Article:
Coroutine Example:

On the script above, especially the coroutine called many times during the gameplay — as it is a simple click delay. By creating a variable of type WaitForSeconds and caching it, we can eliminate the redundant object creating during runtime — resulting in eliminated garbage creation.


To prevent observing garbage collection as a result of Physics Raycast, we can use Physics.RaycastNonAlloc, which will result in no garbage collection. Here’s the link for Unity Manual:

Additionally, if you want to send a ray from the main camera, make sure to cache the main camera first — as main camera is also a reference type, which means it will create a new memory allocation each time we access it if we do not reference it.


Probably you have heard the concept of strings are slow in programming and you shall avoid using them unnecessarily. First of all, strings are reference types. Strings are actually an array of characters and the runtime engine has no idea about the length of a string until executing the line. As Unity explains:

Any manipulation of a string results in the allocation of a full new string. This is relatively expensive, and repeated string concatenations can develop into performance problems when performed on large strings, on large datasets, or in tight loops.

Thus, processing a string is actually costly and it also a source of garbage collection. It is crucial to eliminate the unnecessary usage of strings in our games.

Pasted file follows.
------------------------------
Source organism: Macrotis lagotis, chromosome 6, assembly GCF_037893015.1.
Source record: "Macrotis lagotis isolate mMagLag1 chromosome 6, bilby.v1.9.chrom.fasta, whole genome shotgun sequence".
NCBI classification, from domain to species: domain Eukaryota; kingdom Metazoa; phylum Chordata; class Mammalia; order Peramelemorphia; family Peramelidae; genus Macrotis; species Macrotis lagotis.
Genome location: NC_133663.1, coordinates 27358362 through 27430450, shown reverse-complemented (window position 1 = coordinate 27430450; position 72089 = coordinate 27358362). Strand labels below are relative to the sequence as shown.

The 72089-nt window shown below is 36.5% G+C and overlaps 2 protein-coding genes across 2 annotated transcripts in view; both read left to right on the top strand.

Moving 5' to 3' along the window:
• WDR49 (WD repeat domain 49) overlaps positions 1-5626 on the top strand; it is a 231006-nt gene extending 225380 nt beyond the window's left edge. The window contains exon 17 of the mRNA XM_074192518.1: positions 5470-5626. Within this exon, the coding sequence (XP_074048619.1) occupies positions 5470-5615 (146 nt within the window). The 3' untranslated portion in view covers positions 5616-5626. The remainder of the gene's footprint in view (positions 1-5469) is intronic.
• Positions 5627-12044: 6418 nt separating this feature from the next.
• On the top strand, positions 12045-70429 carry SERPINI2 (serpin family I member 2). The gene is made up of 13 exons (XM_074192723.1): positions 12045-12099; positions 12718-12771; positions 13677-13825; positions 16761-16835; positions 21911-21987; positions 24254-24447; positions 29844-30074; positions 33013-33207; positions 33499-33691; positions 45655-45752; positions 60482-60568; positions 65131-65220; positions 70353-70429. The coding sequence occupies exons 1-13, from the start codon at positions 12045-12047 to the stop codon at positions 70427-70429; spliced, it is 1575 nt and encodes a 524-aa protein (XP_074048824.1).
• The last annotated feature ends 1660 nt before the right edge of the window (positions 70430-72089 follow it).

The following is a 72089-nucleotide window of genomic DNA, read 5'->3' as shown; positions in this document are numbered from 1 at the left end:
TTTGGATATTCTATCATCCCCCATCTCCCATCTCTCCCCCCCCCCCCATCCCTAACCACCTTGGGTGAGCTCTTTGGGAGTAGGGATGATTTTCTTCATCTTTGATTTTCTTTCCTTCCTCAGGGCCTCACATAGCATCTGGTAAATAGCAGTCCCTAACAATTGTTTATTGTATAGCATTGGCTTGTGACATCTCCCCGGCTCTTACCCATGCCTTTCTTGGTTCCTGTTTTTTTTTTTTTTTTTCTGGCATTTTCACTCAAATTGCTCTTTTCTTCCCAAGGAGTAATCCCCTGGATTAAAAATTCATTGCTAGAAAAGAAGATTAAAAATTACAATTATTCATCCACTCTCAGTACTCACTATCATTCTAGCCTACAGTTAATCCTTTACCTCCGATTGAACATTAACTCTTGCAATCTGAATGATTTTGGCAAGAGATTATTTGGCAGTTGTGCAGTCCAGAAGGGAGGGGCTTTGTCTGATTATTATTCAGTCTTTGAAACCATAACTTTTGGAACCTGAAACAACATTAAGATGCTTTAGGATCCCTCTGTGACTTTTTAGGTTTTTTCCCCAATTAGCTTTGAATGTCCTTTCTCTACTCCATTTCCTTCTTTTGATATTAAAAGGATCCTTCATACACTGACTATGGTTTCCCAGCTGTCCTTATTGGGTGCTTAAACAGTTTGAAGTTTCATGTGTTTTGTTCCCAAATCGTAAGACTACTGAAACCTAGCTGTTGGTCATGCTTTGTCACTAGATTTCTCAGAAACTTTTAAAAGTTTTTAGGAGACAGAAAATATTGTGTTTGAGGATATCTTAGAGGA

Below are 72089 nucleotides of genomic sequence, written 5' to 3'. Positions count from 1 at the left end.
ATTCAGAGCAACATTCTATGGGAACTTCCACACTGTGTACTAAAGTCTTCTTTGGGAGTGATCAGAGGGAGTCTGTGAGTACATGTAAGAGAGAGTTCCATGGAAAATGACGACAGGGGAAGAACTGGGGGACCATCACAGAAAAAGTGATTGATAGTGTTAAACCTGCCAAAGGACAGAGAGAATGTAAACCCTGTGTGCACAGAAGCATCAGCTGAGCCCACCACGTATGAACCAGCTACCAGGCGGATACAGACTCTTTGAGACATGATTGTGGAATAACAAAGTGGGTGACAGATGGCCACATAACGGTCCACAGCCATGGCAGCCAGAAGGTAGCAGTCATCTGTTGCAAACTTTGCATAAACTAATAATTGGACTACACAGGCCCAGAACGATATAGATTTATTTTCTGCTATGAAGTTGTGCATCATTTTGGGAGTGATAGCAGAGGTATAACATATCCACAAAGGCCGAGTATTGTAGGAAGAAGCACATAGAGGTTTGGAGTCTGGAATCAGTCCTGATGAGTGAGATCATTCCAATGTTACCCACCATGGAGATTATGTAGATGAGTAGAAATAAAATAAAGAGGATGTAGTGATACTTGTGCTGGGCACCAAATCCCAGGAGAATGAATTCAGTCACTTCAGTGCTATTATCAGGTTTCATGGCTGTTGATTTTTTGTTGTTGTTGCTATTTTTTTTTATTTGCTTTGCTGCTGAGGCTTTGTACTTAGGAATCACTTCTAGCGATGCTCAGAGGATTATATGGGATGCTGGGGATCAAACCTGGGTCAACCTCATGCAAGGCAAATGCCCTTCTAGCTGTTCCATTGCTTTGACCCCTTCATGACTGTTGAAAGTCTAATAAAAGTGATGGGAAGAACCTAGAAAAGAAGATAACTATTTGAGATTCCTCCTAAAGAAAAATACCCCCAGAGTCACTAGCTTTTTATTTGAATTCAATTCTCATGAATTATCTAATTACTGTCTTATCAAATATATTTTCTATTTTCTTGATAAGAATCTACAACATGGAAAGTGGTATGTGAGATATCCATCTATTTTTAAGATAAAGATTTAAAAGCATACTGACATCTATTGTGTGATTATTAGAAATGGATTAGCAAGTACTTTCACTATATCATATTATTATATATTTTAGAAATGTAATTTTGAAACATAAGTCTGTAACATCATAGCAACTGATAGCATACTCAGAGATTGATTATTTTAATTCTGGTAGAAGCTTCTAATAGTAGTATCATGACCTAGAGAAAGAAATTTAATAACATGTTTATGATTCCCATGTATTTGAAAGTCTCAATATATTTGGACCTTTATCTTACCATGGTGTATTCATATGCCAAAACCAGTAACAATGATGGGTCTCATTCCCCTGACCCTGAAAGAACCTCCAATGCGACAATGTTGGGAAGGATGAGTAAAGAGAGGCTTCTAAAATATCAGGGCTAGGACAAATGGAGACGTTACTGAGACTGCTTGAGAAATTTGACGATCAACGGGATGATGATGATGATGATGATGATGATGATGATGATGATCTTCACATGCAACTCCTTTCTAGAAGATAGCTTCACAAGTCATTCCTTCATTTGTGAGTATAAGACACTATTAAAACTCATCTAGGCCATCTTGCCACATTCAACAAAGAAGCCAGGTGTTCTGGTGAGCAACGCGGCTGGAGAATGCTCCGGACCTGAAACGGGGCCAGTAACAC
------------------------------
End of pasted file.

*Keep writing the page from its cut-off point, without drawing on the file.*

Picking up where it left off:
On my article on the Unity Profiler, I have also mentioned to avoid using Debug.Log statements after making sure that the relevant field is working fine. Unity suggests usage of Debug.Logs with a conditional attribute.

Image Source: Unity Manual

Additional Optimizations

While reaching to a property within Animator, Material or Shader; the method with integer values rather than string values shall be preferred — as the Unity Engine accesses these properties also by integer.

Null checking in every frame or in loops shall be prevented as it may result in serious performance issues. For instance, if you want to check if the player game object is null before handling an action within the Update method, you may handle the null check within the start method.

Avoid the usage of GameObject.Find and GameObject.FindObjectOfType in coding, as these will search all of the gameobjects within the scene one by one. However, Unity suggests that Singleton objects are exception for this case, in which FindObjectOfType is acceptable. As a general suggestion, in the cases where you would not want to drag the game object within the inspector, it might be better to use GameObjectFindWithTag(“Tag”).

Aside from the information provided above, you can always try and test which methods are more efficient than another using the Profiler.

To ease up the debugging within the Unity profiler, we can create labels just like below:

On my next article, I will be focusing on optimization in UI.